"That is the way the program is designed because there is a constitutional provision against the forced search of someone's property," Lumsden said.
She said a 2007 decision by the Washington State Supreme Court decreed that cities must be wary of making private inspectors "an agent of the government" when operating a program like RRIO.
DPD can't say, though, that it was totally in the dark about the Charles. Records obtained by the KING 5 Investigators show that a city inspector – not a private housing inspector – was called to the Charles on September 3. The resident in unit 103 had filed a complaint, and the inspector found numerous violations like doors that wouldn't shut and evidence of rodent infestation.
However, DPD did not conduct a building-wide inspection of the Charles until the following month when city councilmembers were contacted by the Tenants Union of Washington about the building's unsafe conditions and a steep rent increase by new owner Carl Haglund.
That inspection turned up an additional 225 violations of the housing code.
The building's new owner – Carl Haglund – denied claims by Councilmember Kshama Sawant that he is a "slumlord." He did not respond to requests from KING 5 for an on-camera interview, but he has said that he raised rents to cover the costs of making repairs to the building. He also said his August purchase of the building was predicated on its passing a RRIO inspection. He called the city's inspection process flawed for allowing a building in such poor condition to "pass."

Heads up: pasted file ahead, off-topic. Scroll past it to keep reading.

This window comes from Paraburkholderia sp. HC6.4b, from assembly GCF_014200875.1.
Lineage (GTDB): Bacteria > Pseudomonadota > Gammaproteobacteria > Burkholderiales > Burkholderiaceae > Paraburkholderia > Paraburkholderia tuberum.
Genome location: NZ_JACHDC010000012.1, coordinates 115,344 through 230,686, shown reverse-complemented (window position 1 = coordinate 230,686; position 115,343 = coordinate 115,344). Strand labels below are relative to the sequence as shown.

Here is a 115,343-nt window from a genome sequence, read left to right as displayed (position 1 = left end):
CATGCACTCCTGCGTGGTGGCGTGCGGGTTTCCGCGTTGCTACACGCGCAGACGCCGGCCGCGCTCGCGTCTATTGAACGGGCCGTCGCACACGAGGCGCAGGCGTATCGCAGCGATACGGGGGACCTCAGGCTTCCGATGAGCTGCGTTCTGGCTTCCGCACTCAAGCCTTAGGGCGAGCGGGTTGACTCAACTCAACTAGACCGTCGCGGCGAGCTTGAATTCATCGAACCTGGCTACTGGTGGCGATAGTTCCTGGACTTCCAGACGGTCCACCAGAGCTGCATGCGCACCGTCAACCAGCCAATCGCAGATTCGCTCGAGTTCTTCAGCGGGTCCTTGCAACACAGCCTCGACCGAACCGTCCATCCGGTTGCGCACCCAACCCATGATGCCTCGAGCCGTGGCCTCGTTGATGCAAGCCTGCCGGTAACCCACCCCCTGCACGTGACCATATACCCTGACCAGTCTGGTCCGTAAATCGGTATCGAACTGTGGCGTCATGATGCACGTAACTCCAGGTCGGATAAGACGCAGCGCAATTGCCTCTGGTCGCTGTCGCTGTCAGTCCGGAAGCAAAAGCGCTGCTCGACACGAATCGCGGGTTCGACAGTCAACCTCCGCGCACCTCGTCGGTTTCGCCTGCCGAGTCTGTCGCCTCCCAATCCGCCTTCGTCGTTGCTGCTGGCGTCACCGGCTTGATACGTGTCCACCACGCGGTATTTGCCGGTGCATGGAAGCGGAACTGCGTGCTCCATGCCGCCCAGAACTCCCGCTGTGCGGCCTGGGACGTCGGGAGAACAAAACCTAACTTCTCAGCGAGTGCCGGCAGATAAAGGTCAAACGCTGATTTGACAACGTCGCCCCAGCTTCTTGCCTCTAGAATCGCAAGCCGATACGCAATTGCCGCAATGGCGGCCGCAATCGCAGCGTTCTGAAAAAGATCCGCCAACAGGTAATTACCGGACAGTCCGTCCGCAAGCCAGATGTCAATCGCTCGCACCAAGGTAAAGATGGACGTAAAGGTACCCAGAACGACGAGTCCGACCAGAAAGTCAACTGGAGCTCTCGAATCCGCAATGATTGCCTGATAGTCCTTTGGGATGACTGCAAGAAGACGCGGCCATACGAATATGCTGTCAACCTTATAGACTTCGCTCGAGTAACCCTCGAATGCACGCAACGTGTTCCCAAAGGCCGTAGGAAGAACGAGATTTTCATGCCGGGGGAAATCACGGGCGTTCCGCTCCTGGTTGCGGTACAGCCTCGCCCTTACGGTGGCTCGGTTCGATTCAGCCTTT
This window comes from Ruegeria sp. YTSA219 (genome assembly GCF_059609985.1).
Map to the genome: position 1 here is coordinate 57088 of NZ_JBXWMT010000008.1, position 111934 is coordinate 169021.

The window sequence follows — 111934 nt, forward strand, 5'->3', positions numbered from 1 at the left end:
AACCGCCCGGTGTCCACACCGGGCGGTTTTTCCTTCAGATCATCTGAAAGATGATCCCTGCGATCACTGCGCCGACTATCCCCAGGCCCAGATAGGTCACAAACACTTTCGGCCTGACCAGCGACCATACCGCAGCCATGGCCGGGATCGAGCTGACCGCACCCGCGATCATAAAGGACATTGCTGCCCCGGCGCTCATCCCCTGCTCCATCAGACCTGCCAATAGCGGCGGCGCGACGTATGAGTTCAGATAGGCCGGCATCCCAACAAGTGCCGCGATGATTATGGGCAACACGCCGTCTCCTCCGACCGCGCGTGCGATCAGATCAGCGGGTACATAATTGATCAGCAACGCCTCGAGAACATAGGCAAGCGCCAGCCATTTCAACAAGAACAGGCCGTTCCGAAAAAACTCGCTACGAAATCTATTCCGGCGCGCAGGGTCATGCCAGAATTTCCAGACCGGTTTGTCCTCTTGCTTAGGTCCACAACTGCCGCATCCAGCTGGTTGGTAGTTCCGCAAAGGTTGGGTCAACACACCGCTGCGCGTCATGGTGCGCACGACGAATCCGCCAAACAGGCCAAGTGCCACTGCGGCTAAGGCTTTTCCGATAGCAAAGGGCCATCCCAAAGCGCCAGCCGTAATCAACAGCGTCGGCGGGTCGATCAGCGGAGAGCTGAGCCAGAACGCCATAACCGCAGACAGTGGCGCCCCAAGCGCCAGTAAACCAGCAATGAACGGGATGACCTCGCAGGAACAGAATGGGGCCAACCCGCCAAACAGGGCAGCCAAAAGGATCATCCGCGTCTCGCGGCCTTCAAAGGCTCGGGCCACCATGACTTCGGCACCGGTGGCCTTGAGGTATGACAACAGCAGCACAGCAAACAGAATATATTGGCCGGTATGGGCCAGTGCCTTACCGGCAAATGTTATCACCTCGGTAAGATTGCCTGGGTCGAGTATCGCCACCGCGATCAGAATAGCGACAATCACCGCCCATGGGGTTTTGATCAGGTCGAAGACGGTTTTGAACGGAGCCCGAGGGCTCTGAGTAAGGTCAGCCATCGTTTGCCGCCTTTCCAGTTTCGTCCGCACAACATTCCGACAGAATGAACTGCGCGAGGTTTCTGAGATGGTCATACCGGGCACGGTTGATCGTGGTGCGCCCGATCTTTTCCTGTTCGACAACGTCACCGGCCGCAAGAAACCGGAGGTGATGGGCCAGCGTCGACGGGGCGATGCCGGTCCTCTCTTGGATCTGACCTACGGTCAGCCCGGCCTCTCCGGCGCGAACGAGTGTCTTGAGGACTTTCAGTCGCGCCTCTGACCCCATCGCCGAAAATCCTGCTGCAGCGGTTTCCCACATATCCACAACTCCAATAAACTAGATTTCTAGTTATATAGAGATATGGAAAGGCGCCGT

Lumsden could not think of many fixes that would have improved the scenario that unfolded at the Charles.
When told that the same thing could happen again at another building, Lumsden agreed. "That's true. The program is going to inspect a limited number of units on any property," he said.
Councilmember Licata says that answer is not good enough. On Friday he introduced a budget proposal to pay for audits of RRIO-inspected buildings to make sure inspectors are not missing glaring housing violations, like those at the Charles.
He believes that in spite of the legal limitations, city and private inspectors should be digging deeper.
"The way that the program is currently being operated is that it's not aggressive enough in pursuing safety and health concerns of the tenants," Licata said.
-- Follow Chris Ingalls on Twitter:@cjingalls.